(AP, ABC7) Penn State football coach Joe Paterno has decided to retire at the end of the season, his long career brought down by his failure to do more about an allegation of child sex abuse against a former assistant.
Paterno said in a statement Wednesday he is "absolutely devastated" by the developments in the case of Jerry Sandusky, a former defensive coordinator accused of molesting eight boys over 15 years.
Paterno says the board of trustees should "not spend a single minute discussing my status. They have far more important matters to address."
"This is a tragedy," Paterno says. "It is one of the great sorrows of my life. With the benefit of hindsight, I wish I had done more."
Also, the Express-Times reports that Penn State President Graham Spanier will quit or be fired in the wake of the Sandusky sex abuse case.
Paterno, who earns about $1 million annually from the school, has been head coach for 46 years and part of the Penn State staff for more than six decades, and his old-school values pervade every corner of the program.
Over that span, the Nittany Lions won two national championships, but unlike many other Division I powerhouses, the program avoided run-ins with the NCAA. The team generates millions of dollars each year in revenues from attendance, TV rights and sponsorships, but it has stubbornly stuck with the basic white-and-blue uniforms that are now among the most recognizable in college football.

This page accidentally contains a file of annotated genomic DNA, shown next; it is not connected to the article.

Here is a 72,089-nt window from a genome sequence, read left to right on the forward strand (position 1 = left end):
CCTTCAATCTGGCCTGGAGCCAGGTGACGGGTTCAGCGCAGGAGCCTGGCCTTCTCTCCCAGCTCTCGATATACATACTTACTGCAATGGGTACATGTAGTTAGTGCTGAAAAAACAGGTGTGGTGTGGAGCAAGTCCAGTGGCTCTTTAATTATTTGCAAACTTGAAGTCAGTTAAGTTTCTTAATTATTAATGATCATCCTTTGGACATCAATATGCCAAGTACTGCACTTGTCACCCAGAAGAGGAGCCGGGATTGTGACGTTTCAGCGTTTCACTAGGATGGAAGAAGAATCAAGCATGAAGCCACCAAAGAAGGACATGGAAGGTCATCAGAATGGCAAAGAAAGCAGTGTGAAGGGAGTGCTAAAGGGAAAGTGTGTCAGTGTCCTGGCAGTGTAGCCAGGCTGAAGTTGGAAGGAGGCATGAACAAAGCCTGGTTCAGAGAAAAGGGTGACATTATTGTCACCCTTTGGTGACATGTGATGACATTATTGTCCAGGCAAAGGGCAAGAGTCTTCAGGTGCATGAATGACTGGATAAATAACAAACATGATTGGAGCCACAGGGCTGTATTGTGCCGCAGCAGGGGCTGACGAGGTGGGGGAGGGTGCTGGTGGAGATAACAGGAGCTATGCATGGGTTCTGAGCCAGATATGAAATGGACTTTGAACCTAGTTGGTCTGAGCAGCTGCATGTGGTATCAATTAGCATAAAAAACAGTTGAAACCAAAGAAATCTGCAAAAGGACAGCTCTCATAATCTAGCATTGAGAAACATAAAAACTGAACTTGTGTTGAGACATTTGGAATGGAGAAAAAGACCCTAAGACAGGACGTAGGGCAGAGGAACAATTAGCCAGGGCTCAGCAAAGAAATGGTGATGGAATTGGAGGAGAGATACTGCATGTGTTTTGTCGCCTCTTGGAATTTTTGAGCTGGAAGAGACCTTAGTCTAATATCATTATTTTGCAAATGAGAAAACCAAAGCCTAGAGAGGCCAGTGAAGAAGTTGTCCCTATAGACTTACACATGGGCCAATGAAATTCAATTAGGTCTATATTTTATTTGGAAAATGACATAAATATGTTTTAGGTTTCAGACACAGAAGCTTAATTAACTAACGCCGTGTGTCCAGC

Much of the criticism surrounding Paterno has concerned his apparent failure to follow up on a report of the 2002 incident, in which Sandusky allegedly sodomized a 10-year-old boy in the showers at the team's football complex. The eyewitness, Mike McQueary, is currently receivers coach for the team but was a graduate assistant at the time.
McQueary told Paterno about the incident the next day, and the coach notified the athletic director, Tim Curley, and the vice president, Glenn Schultz, who in turn notified Spanier. Curley and Schultz have been charged with perjury and failure to report the incident to authorities, as required by state law.
Both men, as well as Paterno, testified that they were told that Sandusky behaved inappropriately in that 2002 incident, but not to the extent of McQueary's graphic account to a state grand jury.
The same grand jury decided the testimony from Curley and Schultz, whose job at the time also gave him oversight of the campus police, were not believable. Pennsylvania Attorney General Linda Kelly said Paterno is not a target of the investigation, although the state police commissioner has chastised him and other Penn State officials for not doing enough to try to stop the suspected abuse.
On Wednesday, the U.S. Department of Education announced it would begin an investigation into the school's handling of the abuse allegations.
Sandusky, 67, spent three decades on the Penn State staff before retiring in 1999, but continued to use school and athletic facilities - where prosecutors allege he molested several of the boys - as recently as two weeks ago. He often held football camps for youths on PSU satellite campuses and maintained an office at the Nittany Lions' complex on the main campus.
Sandusky began working with at-risk youths after founding The Second Mile charity in 1977. It now raises and spends several million dollars each year for its programs. According to Internal Revenue Service documents, the foundation last paid Sandusky in 2007, when he received $57,000 as a consultant. He publicly severed ties in 2010.
Paterno is listed on The Second Mile's website as a current member of its honorary board of directors, a group that includes business executives, golfing great Arnold Palmer and several NFL Hall of Famers and coaches, including retired Pittsburgh Steelers stars Jack Ham and Franco Harris.
Authorities have said that Paterno is not a target of the investigation.